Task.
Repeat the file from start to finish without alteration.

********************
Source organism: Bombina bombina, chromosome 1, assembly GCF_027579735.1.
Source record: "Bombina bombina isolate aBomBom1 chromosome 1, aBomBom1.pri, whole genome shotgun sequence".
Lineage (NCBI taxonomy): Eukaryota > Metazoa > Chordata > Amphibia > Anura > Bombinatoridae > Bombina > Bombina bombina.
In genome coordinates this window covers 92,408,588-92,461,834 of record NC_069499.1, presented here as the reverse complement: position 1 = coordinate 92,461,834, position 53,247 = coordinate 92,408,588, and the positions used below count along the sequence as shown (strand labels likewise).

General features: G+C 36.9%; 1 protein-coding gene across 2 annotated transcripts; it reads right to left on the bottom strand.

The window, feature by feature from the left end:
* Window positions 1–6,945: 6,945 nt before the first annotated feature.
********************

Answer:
Source organism: Bombina bombina, chromosome 1, assembly GCF_027579735.1.
Source record: "Bombina bombina isolate aBomBom1 chromosome 1, aBomBom1.pri, whole genome shotgun sequence".
Lineage (NCBI taxonomy): Eukaryota > Metazoa > Chordata > Amphibia > Anura > Bombinatoridae > Bombina > Bombina bombina.
In genome coordinates this window covers 92,408,588-92,461,834 of record NC_069499.1, presented here as the reverse complement: position 1 = coordinate 92,461,834, position 53,247 = coordinate 92,408,588, and the positions used below count along the sequence as shown (strand labels likewise).

General features: G+C 36.9%; 1 protein-coding gene across 2 annotated transcripts; it reads right to left on the bottom strand.

The window, feature by feature from the left end:
* Window positions 1–6,945: 6,945 nt before the first annotated feature.